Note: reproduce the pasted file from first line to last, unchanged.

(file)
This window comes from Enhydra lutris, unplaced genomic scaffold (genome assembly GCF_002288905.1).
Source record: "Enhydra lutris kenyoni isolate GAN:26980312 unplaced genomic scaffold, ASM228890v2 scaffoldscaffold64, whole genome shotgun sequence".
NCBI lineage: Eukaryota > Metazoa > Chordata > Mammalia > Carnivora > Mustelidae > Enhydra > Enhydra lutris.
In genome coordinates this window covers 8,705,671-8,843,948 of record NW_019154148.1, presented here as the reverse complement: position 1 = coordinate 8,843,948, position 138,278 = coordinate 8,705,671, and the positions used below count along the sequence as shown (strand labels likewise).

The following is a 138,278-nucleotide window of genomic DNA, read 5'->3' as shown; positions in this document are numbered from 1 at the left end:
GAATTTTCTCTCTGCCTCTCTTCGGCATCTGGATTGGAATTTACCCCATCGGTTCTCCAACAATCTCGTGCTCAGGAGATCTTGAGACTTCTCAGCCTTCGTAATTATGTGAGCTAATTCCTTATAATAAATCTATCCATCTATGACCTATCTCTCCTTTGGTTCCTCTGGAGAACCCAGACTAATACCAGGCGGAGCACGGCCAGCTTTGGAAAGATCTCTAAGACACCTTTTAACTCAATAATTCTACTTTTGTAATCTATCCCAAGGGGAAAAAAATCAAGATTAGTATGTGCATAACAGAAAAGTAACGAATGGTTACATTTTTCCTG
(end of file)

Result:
This window comes from Enhydra lutris, unplaced genomic scaffold (genome assembly GCF_002288905.1).
Source record: "Enhydra lutris kenyoni isolate GAN:26980312 unplaced genomic scaffold, ASM228890v2 scaffoldscaffold64, whole genome shotgun sequence".
NCBI lineage: Eukaryota > Metazoa > Chordata > Mammalia > Carnivora > Mustelidae > Enhydra > Enhydra lutris.
In genome coordinates this window covers 8,705,671-8,843,948 of record NW_019154148.1, presented here as the reverse complement: position 1 = coordinate 8,843,948, position 138,278 = coordinate 8,705,671, and the positions used below count along the sequence as shown (strand labels likewise).

The following is a 138,278-nucleotide window of genomic DNA, read 5'->3' as shown; positions in this document are numbered from 1 at the left end:
GAATTTTCTCTCTGCCTCTCTTCGGCATCTGGATTGGAATTTACCCCATCGGTTCTCCAACAATCTCGTGCTCAGGAGATCTTGAGACTTCTCAGCCTTCGTAATTATGTGAGCTAATTCCTTATAATAAATCTATCCATCTATGACCTATCTCTCCTTTGGTTCCTCTGGAGAACCCAGACTAATACCAGGCGGAGCACGGCCAGCTTTGGAAAGATCTCTAAGACACCTTTTAACTCAATAATTCTACTTTTGTAATCTATCCCAAGGGGAAAAAAATCAAGATTAGTATGTGCATAACAGAAAAGTAACGAATGGTTACATTTTTCCTG